Japan must significantly ramp up the pace of COVID-19 vaccinations or face the prospect of up to four more states of emergency by the end of next March, according to projections by two researchers.

The authors of the study, Dr. Yasuharu Tokuda, director at Muribushi Okinawa Center for Teaching Hospitals, and Toshikazu Kuniya, associate professor of system informatics at Kobe University, made the projection based on a scenario under which an average of 220,000 jabs are given daily — roughly the pace when they were working on the study last month.

At that pace, it would take 1,000 days to inoculate the country’s 110 million residents age 16 and over with two doses each. As of May 13, 5,593,436 shots had been given for an average of about 65,000 jabs per day since the start of the rollout on Feb. 17. Around 286,000 jabs were given on Thursday, bringing the average for the preceding week to about 193,000, as the country begins to ramp up the pace of its inoculations to older people.

The study, which was published on the medRxiv preprint server for health sciences earlier this month and has not been peer-reviewed, assumed that a state of emergency would be declared if the number of daily new infections exceeds 5,000 nationwide and that it would be lifted when it falls below 1,000. The calculations for the curve of the pandemic were based on daily reported cases from Jan. 14, 2020 to April 20, 2021.

Assuming that the several variants of concern, including B.1.1.7, first detected last September in southeast Britain, are 30% more contagious than the original virus, four more states of emergency declarations would be needed, one in July, another in September and one each in November and February, following the current one that remains in place in some parts of the country, the projection showed.

If the pace of inoculations doubles to 440,000 jabs per day, three states of emergency would be needed by next March.

A city official teaches an older man how to use a smartphone to reserve a COVID-19 vaccine shot at a municipal office in Okazaki, Aichi Prefecture, on Thursday. | KYODO
A city official teaches an older man how to use a smartphone to reserve a COVID-19 vaccine shot at a municipal office in Okazaki, Aichi Prefecture, on Thursday. | KYODO

When considering the likely spread of more contagious variants, doubling the pace of vaccines “would not be enough to contain it” and more restrictions would be needed, they wrote.

If the pace of vaccinations quadruples to 880,000 jabs per day — which researchers say would be enough to vaccinate 110 million people by the end of next March, only one more state of emergency would be needed. This would be in late July, after which the number of daily infections nationwide would be capped at less than 2,000 around late October to early November and head toward zero around next April, they said.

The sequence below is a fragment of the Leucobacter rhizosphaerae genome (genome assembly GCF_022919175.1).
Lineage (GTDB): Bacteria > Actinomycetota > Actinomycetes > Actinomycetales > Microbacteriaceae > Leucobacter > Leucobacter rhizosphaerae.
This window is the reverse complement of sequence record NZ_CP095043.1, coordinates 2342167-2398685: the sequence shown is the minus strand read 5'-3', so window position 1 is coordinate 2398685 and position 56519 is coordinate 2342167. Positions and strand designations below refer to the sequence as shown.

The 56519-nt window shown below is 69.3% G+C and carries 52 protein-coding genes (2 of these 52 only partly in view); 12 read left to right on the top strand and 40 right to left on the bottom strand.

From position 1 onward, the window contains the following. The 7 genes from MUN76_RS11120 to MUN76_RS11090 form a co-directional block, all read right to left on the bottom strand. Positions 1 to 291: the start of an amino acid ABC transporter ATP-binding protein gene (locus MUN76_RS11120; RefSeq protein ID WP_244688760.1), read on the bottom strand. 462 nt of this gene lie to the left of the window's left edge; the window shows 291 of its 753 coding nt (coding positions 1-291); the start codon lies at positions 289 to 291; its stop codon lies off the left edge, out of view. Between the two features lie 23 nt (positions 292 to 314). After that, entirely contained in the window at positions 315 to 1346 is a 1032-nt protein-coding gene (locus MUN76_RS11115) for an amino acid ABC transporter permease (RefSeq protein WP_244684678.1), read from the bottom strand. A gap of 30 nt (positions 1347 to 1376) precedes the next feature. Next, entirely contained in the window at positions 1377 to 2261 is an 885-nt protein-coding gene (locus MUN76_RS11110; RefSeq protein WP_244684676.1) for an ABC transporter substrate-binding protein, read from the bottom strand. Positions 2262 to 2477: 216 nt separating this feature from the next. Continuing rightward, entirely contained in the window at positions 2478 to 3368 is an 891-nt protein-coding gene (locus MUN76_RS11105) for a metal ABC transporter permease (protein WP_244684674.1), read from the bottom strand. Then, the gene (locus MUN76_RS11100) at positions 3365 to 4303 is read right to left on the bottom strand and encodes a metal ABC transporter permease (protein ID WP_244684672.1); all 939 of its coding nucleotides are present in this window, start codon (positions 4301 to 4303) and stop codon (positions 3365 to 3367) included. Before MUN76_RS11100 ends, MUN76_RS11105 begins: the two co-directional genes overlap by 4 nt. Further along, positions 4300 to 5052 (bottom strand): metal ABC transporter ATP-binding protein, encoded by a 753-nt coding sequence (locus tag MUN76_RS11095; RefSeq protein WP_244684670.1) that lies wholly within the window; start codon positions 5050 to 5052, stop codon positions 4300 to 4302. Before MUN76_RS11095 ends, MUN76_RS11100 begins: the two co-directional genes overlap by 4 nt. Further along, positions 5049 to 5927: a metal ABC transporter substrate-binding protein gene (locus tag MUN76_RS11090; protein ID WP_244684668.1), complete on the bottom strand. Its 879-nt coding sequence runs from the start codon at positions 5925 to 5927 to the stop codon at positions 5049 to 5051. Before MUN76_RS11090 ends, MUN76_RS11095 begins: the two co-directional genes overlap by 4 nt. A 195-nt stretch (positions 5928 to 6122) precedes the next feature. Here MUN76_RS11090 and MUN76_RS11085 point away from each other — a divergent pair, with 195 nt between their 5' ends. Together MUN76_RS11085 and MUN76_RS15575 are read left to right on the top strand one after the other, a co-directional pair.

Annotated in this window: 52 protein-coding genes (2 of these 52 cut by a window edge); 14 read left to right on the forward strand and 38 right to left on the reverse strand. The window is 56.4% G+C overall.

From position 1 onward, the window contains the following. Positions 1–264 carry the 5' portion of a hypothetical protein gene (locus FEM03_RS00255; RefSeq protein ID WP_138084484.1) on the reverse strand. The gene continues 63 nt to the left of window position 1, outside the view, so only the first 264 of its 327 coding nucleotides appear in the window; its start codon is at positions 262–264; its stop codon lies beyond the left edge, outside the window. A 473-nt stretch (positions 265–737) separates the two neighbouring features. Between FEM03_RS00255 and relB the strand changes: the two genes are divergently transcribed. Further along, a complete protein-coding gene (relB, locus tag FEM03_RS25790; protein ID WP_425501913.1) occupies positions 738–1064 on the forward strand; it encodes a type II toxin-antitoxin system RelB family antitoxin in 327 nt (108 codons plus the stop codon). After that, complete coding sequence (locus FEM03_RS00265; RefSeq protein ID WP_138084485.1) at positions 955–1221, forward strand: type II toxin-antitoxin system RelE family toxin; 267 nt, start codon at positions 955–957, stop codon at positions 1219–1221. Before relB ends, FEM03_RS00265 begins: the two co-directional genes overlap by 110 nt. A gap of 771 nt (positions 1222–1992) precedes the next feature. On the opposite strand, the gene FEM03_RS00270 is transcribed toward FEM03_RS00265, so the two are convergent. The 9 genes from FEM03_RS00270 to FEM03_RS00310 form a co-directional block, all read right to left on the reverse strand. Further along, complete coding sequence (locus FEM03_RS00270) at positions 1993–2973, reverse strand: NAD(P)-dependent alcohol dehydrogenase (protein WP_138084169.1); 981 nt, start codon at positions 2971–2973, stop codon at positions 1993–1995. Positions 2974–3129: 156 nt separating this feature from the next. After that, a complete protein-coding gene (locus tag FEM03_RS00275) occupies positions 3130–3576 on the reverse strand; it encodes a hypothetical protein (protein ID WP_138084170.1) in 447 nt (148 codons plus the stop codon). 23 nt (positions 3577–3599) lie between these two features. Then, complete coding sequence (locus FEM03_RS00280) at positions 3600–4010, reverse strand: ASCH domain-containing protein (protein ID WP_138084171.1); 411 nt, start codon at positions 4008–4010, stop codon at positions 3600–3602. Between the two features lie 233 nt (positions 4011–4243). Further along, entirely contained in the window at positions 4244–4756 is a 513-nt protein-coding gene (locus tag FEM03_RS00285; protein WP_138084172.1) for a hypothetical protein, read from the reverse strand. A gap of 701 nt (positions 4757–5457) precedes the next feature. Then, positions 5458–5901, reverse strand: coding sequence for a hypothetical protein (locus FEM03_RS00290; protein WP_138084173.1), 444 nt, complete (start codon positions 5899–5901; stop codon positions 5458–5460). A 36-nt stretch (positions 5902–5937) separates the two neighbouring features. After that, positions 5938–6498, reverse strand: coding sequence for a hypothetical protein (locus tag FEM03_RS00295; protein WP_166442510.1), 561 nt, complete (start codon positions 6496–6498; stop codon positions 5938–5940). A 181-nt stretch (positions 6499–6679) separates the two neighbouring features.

Such an emergency would likely come around the time Tokyo hosts the Summer Olympics, which are currently scheduled to open July 23.

Prime Minister Yoshihide Suga has set a goal of 1 million shots a day as the government looks to deliberate Thursday on emergency use authorizations for vaccines made by U.S. drugmaker Moderna and British drugmaker AstraZeneca PLC.

That would add two more vaccines to Pfizer’s shots, which have been the only vaccines used in the nation’s lagging rollout. The government on Friday signed an additional contract to receive 50 million doses of Pfizer’s vaccines, bringing total contractual supply to 194 million shots, enough to fully vaccinate 97 million people. The additional supplies are due to arrive in Japan by September.

The government aims to finish giving two shots to each of its roughly 36 million people age 65 and over by the end of July, but 14.4% of local governments have said their vaccinations will not be completed by then.

Pharmacists prepare COVID-19 vaccines at the Hyogo Ward office in Kobe on Monday. | KYODO
Pharmacists prepare COVID-19 vaccines at the Hyogo Ward office in Kobe on Monday. | KYODO

The government last month decided to enlist the help of dentists for the vaccination campaign, but Tokuda, who also serves as an adjunct professor of medicine at the University of Tsukuba, said the country needs to loosen the restrictions further to quicken the pace of its rollout.

“Facing this pandemic, the government’s action is too slow and poorly executed,” Tokuda told The Japan Times on Saturday. “Now it should focus on the rapid rollout of vaccination to prevent future devastation. Pharmacists and medical students can be trained as emergency vaccinating personnel.”

Unfortunately, the government’s COVID-19 panel is continuing with its mitigating “With Corona” policy, Tokuda and Kuniya said.

“In fact, as of April 26, the cumulative deaths per 100,000 people was 7.9 in Japan and it was 3.5, 26, and 158 times greater than those of South Korea, China, and Taiwan, respectively,” they wrote.

They also expressed worries that several variants of concern are spreading fast in urban areas of the country.

“Japan is not currently a member in the Zero Covid community,” they said. “In this new stage of the replacement of variants, if the vaccination pace cannot be quadrupled from the current pace, Japan could not become a member of that group, to which many countries of East Asia and Western Pacific regions belong, for at least one year.”

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